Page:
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Mike Petersen: How a Collaborative Group Interacts with the Forest Service Impacts Effectiveness

August 12, 2011

Mike Peterson is the Executive Director of The Lands Council and member of the Northeast Washington Forestry Coalition, the Kootenai Forest Stakeholder Coalition, and the Panhandle Collaborative. Mike recently wrote about his experiences regarding how collaborative groups are able to reach agreement and work most effectively with the Forest Service. 

Mike Petersen

How a collaborative group interacts with the Forest Service can help define both the level work that a collaboration will accomplish, as well as its longevity.  My experience with collaborative efforts on three National Forests (the Colville, Kootenai and Idaho Panhandle National Forests) has given me valuable insights of what works and what doesn’t.

Most forest collaborations seem to start at the project level, often a fuel reduction project.  The goals are usually to build trust with diverse interests, find common ground on how a project is designed, and build a working relationship with the Forest Service.  The way it has worked on the Colville National Forest is that our group (the Northeast Washington Forestry Coalition) developed silvicultural and management guidelines independently of the Forest Service.   These guidelines are then used to indicate the LEVEL of SUPPORT that the coalition would give to a project.  We developed these guidelines independent of the Forest Service, and it empowered our coalition when we found common ground on issues such as thinning, regeneration, road density, etc.

On the other two Forests, the Forest Service has usually been in the room, and this has slowed the ability of the collaborative groups to find common ground and we are still struggling to develop guidelines. At some point it is valuable to have the Forest Service look at collaboratively developed guidelines and give their thoughts, this invariably plays out at the project level, and on the ground.   But, I believe groups need to be careful about creating or developing guidelines WITH the Forest Service.  First, I have noticed a tendency to defer to the agency when they are in the room, which can lead to the collaborative group simply rubber stamping projects with little meaningful input.  I also believe developing guidelines with the agency could violate the Federal Advisory Committee Act (FACA), and create severe pushback from those not in the collaborative group – who might legitimately feel that some “deal” was being made with a particular segment of the public.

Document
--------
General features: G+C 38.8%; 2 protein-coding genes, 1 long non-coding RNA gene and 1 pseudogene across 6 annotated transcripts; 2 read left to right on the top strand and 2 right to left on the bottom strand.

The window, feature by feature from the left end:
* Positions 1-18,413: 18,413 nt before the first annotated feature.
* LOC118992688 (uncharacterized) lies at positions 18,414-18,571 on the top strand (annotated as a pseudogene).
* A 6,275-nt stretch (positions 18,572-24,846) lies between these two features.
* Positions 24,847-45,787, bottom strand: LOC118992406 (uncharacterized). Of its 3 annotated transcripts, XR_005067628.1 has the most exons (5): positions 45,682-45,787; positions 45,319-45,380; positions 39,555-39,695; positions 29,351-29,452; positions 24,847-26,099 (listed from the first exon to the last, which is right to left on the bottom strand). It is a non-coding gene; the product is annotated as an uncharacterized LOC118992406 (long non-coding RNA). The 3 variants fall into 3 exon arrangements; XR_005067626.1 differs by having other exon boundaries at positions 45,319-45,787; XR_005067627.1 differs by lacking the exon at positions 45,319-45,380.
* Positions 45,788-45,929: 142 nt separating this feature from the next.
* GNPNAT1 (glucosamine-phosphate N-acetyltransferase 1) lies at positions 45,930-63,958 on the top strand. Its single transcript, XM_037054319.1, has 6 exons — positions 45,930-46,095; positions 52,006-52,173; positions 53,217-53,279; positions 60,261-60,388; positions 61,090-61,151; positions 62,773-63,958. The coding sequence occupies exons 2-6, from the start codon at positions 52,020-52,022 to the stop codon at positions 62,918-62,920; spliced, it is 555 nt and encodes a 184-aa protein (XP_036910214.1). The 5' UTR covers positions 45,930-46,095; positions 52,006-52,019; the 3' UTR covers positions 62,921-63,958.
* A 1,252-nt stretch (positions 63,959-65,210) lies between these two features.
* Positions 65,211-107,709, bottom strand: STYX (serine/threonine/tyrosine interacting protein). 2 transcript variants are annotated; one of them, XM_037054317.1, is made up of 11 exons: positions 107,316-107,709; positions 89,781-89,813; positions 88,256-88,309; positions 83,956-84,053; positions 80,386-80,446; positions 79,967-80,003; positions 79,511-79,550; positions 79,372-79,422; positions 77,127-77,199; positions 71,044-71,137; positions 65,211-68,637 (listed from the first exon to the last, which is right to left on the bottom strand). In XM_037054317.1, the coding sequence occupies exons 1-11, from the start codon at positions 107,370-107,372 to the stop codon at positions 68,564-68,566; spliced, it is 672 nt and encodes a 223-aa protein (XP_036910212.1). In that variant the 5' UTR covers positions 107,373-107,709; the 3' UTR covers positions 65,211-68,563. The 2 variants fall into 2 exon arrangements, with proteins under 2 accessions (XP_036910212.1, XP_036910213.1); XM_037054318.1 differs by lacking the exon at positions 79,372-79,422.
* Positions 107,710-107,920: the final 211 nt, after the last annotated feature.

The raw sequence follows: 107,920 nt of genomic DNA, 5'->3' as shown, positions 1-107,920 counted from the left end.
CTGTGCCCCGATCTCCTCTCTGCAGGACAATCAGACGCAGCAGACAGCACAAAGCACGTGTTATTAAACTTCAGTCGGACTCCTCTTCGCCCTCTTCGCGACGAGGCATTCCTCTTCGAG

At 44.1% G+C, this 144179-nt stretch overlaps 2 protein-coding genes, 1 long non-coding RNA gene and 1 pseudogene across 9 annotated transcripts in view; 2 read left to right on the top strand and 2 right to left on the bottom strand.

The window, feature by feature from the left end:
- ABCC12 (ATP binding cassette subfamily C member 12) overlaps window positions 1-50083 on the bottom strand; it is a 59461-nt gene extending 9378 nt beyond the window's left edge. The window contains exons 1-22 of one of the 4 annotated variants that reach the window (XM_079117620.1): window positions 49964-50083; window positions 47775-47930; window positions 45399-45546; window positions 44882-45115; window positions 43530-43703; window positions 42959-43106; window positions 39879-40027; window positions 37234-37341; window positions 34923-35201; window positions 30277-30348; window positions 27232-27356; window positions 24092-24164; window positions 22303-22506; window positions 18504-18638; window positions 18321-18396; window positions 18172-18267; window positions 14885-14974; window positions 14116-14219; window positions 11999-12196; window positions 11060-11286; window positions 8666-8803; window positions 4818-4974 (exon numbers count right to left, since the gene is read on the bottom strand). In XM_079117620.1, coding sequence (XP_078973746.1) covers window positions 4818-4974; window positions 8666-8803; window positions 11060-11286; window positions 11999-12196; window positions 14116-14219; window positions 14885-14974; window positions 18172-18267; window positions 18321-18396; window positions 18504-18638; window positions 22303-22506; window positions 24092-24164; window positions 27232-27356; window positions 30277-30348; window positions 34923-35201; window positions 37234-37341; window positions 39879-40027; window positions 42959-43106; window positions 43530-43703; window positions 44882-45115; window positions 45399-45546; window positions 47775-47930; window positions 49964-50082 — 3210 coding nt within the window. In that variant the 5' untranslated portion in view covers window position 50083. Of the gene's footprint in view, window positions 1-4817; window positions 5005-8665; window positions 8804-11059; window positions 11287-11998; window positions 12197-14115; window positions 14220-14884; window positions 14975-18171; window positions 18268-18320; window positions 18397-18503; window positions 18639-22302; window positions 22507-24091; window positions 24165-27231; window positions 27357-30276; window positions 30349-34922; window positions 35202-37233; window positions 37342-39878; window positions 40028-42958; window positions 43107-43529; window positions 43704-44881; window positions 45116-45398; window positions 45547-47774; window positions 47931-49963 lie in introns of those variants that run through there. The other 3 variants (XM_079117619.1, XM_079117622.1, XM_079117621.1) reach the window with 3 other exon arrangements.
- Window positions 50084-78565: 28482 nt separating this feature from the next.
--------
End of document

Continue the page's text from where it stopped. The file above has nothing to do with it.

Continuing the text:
What if the Forest Service doesn’t follow our guidelines? When components of a project fall outside the guidelines,  we meet with the agency and try to resolve/accept those components so that we can still give a high level of support.  The high level of support commits the members of the coalition to supporting the project, even in court – so it has had the effect of giving more certainty that decisions will go forward.  The result is that out of two dozen projects on the Colville National Forest, all but one have received a high level of support (the other was a medium level).  For The Lands Council the guidelines have also been an effective way to communicate to other conservation groups what a project will look like and that has increased their buy-in.  Our guidelines are “draft” in the sense that new science, input from the Forest Service, etc. can always modify them a bit. This leaves the decision making in the Forest Service hands, as it should.

~Mike Petersen

To learn more about the levels of support that the Northeastern Washington Forestry Coalition has defined, click here.

One Comment leave one →
  1. August 15, 2011 9:58 am

    Great post Mike! The Chumstick Wildfire Stewardship Coalition used the guidelines NEWFC developed as a jump off point for our recent evaluation of the Chumstick Hazardous Fuel Reduction EA. They worked well for us though we applied them at the end of the process (during the comment period) as opposed to the beginning. During the comment period, it was helpful to have a pre-defined metric to measure and convey partner support. Thanks for sharing a great tool!

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